Twelfth Night: the rain it raineth every day: Happy New Year!

Sue Blacker's picture
7 January, 2014 - 09:51 | Sue Blacker

This is one of my most favourite pictures - the sort I would steal if I were an art thief!  It is by Norman Garstin, and hangs in the Penlees Gallery in Penzance, which is appropriate since it is of the front at Penzance in Cornwall.  I love the colours, muted but lifted by the red building.  I also adore the perspective, and the composition is so beautifully balanced around an empty, rainy, wet space at the centre, leading the ey to the distant wave crashing against the pier.  Wonderful!  It would make a great tapestry in naturally coloured wools ...!

The title of the picture is a quote, I discover, from a song sung by Feste, the sad clown in Shakespeare's Twelfth Night - so my timing is quite appropriate!  The whole song is rather lovely:

When that I was and a little tiny boy,
With hey, ho, the wind and the rain,
A foolish thing was but a toy,
For the rain it raineth every day.

But when I came to man's estate,
With hey, ho, the wind and the rain,
'Gainst knaves and thieves men shut their gate,
For the rain, it raineth every day.

But when I came, alas! to wive,
With hey, ho, the wind and the rain,
By swaggering could I never thrive,
For the rain, it raineth every day.

But when I came unto my beds,
With hey, ho, the wind and the rain,
With toss-pots still had drunken heads,
For the rain, it raineth every day.

A great while ago the world begun,
With hey, ho, the wind and the rain.
But that's all one, our play is done,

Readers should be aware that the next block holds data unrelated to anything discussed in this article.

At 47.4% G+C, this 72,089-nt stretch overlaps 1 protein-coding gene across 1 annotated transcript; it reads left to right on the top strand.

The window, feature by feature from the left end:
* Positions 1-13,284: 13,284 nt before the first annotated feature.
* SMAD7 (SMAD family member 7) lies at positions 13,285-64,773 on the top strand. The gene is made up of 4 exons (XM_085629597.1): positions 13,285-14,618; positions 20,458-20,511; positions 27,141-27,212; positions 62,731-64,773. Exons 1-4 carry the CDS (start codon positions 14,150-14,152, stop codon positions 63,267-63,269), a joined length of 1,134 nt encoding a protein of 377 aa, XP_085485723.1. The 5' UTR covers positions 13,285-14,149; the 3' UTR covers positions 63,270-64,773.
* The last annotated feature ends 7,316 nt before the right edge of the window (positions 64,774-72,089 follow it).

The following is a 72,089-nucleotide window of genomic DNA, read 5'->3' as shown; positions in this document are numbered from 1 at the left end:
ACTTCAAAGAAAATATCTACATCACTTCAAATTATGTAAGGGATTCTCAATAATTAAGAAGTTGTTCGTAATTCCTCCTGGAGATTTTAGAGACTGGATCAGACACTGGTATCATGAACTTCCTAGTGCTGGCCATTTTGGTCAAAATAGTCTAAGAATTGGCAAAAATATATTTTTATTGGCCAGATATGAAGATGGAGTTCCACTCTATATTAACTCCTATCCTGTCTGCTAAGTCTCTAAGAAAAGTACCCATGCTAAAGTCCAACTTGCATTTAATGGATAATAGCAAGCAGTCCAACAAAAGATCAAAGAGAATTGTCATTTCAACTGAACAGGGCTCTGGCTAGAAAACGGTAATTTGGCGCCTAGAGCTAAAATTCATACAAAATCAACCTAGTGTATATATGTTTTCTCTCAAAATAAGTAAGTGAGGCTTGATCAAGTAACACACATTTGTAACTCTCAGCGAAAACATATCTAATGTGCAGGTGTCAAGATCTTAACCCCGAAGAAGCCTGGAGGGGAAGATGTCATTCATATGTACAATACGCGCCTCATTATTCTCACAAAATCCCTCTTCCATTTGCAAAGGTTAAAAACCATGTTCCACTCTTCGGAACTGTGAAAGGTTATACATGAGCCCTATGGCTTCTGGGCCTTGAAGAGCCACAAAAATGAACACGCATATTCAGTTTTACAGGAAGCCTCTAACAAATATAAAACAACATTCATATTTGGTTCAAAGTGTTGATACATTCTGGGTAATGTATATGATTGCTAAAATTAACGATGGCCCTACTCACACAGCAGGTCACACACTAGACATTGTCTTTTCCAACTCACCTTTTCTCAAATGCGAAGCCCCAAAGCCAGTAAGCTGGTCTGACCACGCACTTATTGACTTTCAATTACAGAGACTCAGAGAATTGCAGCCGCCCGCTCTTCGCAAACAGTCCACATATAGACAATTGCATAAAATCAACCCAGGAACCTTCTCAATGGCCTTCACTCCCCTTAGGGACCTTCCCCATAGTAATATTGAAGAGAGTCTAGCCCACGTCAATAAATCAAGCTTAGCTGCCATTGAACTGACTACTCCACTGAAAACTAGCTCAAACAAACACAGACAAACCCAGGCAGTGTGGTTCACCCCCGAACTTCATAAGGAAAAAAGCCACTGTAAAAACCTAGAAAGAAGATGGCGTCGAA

And we'll strive to please you every day.

And of course right now the rain and the wind are indeed around us here. 

But we are getting lovely interludes: here are two pictures taken in the last few days, the first at my field and the second in our garden:

And here is the rain at my yard!

You see no sheep because this is when they spend all day in the barn, munching their bedding and vast amounts of hard garnered hay from last summer!  I guess if i had the option I would also sit in the barn, and of course they  have recently been shorn, though they now have a good centimetre of new wool on their backs so should soon be OK to go out.  Of course it's also the time when they suffer from scald, strip and, if not managed carefully, foot rot!  So the vigilance is high!  Oddly the ewe lambs have absolutely wonderful (so far, anyway) feet and no problems but one or two of the rams seem quite prone to it, and so, come the spring they will have to meet a different fate ...

But cheering up again, the black and white winter landscape inspired our January special offers and we shall soon have a lovely knitting kit club - I am working on that this week so next week's blog will not be about the weather!  Happy New  Year!

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